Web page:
Interior approves first BP drilling plan for Gulf of Mexico since 2010 oil spill

The Interior Department took a big step Friday toward allowing BP to resume deepwater drilling in the Gulf of Mexico by approving a revised exploration plan (EP) for up to four wells.

Interior’s Bureau of Ocean Energy Management (BOEM) emphasized that BP will be held to beefed-up safety standards imposed on drillers after last year's huge Gulf spill, and BP’s July pledge to meet additional voluntary standards.

Interior's announcement states:

This is the first EP that BP has had approved since the 2010 Deepwater Horizon explosion and subsequent oil spill. Before approving this EP, BOEM confirmed BP’s compliance with the bureau’s rigorous, heightened standards established following the Deepwater Horizon tragedy. In July 2011, BP announced additional safety enhancements and performance standards they would voluntarily implement in connection with its deepwater drilling operations in the Gulf of Mexico. BOEM has verified that BP has met the relevant voluntary performance standards.

The company’s activities are being carefully scrutinized after the April 2010 blowout of BP’s Macondo well, which claimed 11 lives and touched off the months-long spill that dumped several million barrels of oil into the Gulf.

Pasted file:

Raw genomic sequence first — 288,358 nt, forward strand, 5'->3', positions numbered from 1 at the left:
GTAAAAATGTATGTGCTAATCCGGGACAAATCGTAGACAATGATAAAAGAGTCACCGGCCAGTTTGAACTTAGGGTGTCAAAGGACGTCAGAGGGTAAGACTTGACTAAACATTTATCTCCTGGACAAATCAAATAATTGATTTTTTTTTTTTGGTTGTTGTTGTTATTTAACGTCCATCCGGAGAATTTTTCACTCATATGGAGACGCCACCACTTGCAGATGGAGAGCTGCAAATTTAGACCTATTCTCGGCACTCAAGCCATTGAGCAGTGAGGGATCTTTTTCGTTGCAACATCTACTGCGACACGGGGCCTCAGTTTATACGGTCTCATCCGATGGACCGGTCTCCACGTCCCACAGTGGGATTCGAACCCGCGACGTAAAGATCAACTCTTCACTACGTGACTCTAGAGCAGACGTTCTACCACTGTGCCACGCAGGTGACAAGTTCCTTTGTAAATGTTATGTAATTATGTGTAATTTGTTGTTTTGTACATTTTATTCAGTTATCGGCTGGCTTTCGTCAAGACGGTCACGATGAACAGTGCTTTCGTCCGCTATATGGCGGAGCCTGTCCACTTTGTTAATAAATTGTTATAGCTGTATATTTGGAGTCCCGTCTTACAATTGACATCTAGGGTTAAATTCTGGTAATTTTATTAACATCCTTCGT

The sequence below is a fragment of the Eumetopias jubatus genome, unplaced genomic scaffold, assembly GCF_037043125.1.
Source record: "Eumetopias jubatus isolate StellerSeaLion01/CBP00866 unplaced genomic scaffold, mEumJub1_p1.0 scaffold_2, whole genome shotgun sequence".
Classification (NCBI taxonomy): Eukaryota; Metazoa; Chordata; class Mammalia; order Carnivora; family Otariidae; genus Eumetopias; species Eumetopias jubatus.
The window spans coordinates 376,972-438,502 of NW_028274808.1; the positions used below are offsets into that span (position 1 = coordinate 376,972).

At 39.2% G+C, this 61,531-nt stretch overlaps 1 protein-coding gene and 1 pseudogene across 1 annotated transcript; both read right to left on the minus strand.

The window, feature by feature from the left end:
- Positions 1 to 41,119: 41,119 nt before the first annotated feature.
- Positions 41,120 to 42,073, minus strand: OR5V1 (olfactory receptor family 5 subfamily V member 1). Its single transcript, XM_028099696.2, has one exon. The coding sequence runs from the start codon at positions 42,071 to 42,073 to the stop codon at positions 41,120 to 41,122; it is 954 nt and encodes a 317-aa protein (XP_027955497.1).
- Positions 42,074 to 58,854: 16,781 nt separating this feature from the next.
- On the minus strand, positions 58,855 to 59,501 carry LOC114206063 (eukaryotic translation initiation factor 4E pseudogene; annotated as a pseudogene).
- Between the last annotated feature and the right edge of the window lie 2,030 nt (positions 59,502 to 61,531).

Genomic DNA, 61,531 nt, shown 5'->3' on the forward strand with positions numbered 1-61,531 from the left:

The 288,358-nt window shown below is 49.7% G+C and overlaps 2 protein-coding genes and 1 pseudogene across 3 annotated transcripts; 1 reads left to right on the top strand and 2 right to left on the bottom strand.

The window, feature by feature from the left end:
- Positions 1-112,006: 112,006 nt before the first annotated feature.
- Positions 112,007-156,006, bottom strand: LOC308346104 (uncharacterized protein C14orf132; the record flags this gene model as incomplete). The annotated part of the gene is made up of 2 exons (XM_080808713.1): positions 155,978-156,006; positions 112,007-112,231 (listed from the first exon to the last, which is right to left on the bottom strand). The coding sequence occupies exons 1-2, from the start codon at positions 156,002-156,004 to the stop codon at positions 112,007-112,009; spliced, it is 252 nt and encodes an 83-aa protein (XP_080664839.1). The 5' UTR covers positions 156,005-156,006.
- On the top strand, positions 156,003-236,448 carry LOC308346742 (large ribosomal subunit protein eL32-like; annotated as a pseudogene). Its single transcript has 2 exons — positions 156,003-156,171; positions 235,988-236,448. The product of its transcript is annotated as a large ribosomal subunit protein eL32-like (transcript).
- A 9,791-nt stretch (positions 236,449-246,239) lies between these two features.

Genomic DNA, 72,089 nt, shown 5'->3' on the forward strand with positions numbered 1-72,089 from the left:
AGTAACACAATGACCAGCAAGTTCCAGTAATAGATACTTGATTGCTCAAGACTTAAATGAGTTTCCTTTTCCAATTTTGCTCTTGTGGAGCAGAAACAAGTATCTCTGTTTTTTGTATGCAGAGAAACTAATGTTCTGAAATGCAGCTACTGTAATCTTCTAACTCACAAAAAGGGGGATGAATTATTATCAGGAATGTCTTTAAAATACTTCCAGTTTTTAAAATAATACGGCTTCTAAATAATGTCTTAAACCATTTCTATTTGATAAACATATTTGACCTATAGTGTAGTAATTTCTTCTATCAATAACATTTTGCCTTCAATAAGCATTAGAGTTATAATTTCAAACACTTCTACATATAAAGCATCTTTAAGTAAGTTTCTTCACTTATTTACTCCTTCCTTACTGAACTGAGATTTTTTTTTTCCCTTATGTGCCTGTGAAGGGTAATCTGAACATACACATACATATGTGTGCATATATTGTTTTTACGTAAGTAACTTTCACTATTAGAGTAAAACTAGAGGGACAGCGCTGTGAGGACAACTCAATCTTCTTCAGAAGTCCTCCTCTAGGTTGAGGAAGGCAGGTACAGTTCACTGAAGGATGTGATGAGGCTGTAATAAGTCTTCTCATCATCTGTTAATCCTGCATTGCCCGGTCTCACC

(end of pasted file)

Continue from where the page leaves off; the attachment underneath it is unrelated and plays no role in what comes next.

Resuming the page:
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BP must still obtain drilling permits for its plan to drill the wells on deepwater leases in the Gulf’s Keathley Canyon region. BP bought the leases in 1997 and 2003, and the planned wells at depths of roughly 6,000 feet are 192 miles from Louisiana’s coast, according to Interior.

Interior is also allowing BP to bid on new leases at a Gulf of Mexico sale slated for December.

While taking steps to allow BP to drill again in the deepwater Gulf, Interior’s offshore drilling branch is also moving ahead with efforts to sanction the company and its major contractors for the 2010 disaster.

BP, along with Deepwater Horizon rig owner Transocean and cement contractor Halliburton, received official notices this month that they allegedly violated offshore drilling regulations.

The notices pave the way for Interior to seek civil fines. The spill is also expected to lead to billions of dollars in separate Clean Water Act penalties, and the Justice Department is conducting a criminal probe.